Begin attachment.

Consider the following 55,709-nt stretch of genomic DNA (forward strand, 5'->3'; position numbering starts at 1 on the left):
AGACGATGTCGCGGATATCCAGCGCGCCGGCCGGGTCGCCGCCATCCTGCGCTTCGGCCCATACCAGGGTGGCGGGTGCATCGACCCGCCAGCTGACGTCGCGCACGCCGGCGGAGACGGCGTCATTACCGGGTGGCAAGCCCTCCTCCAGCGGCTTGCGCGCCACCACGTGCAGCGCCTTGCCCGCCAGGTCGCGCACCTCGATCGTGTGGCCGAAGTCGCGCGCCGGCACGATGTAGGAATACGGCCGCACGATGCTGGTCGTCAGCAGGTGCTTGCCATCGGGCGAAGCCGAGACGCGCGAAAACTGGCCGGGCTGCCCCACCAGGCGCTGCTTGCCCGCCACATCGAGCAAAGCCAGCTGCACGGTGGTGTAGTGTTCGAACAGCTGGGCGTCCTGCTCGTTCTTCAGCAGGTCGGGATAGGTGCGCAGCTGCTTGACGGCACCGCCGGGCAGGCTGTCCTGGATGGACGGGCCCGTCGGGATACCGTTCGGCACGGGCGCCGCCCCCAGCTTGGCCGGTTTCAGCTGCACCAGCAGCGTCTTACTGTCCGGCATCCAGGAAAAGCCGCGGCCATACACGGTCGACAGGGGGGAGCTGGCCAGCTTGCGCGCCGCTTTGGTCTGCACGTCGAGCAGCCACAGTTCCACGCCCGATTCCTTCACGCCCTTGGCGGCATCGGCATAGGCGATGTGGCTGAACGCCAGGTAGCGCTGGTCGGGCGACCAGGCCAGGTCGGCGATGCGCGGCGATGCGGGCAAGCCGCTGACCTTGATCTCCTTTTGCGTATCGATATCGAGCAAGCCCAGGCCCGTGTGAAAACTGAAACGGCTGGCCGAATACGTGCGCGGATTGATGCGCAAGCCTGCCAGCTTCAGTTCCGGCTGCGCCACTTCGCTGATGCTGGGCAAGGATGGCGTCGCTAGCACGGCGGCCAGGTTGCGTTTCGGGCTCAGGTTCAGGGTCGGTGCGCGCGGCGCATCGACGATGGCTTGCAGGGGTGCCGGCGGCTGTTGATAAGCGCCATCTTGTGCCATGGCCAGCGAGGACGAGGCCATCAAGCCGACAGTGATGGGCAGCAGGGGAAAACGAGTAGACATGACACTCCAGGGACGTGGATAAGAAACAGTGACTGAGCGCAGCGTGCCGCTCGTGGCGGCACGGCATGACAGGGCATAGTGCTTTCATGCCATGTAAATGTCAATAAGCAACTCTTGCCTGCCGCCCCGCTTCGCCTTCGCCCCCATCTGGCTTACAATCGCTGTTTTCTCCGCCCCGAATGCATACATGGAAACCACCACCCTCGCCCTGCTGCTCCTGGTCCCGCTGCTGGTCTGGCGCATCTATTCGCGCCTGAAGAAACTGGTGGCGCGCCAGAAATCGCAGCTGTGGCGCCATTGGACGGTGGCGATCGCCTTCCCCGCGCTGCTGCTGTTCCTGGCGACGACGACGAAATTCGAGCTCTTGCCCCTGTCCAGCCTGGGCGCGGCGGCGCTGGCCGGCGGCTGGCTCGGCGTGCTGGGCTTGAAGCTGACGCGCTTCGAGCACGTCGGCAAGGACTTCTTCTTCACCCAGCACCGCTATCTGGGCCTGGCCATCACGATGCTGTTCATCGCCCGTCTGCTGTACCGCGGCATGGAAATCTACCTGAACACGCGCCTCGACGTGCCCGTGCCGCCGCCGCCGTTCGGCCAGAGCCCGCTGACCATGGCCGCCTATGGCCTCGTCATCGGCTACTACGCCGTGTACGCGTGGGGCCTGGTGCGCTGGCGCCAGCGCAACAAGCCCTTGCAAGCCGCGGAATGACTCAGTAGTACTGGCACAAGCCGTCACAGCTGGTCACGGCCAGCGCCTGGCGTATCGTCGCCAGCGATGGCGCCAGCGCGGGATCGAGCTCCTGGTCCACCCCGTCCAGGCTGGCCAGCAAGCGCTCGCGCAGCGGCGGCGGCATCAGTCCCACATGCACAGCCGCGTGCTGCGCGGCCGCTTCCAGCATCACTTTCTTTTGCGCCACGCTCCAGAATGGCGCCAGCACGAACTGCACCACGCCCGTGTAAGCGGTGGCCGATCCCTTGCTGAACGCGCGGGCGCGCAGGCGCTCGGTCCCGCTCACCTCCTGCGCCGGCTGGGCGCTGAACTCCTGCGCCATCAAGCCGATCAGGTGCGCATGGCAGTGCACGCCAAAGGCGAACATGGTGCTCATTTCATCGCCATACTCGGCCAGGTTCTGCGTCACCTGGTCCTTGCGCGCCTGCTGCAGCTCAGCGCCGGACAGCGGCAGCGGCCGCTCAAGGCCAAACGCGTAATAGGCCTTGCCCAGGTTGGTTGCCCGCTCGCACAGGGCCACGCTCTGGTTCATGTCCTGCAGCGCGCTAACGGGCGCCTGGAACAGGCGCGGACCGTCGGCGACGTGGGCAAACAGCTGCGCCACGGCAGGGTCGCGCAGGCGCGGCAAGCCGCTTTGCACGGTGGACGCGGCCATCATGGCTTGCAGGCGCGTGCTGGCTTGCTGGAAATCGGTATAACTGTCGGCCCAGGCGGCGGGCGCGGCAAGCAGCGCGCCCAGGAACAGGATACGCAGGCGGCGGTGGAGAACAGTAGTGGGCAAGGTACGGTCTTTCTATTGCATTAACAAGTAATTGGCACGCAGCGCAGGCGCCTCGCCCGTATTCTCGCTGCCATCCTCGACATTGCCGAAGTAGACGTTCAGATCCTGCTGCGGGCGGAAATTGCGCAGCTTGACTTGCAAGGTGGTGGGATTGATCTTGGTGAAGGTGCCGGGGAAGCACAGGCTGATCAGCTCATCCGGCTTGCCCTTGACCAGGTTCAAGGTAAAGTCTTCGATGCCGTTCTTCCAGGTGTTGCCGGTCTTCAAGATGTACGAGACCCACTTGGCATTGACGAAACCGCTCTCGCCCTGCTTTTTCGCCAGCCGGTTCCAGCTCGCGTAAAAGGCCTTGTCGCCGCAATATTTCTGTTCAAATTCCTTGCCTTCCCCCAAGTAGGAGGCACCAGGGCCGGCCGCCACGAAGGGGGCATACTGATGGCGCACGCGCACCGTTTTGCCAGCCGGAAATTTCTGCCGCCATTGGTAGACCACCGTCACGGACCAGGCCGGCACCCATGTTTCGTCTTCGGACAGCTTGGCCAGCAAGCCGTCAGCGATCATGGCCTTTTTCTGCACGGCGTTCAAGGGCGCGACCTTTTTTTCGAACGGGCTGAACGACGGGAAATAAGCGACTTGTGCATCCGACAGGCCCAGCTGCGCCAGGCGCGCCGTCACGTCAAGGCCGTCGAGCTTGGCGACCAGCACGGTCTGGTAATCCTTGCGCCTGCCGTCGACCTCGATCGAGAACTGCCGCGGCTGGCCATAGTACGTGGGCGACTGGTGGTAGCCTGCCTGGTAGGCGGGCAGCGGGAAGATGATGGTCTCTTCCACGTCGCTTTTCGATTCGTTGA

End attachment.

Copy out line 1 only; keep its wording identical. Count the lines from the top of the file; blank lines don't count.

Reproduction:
Consider the following 55,709-nt stretch of genomic DNA (forward strand, 5'->3'; position numbering starts at 1 on the left):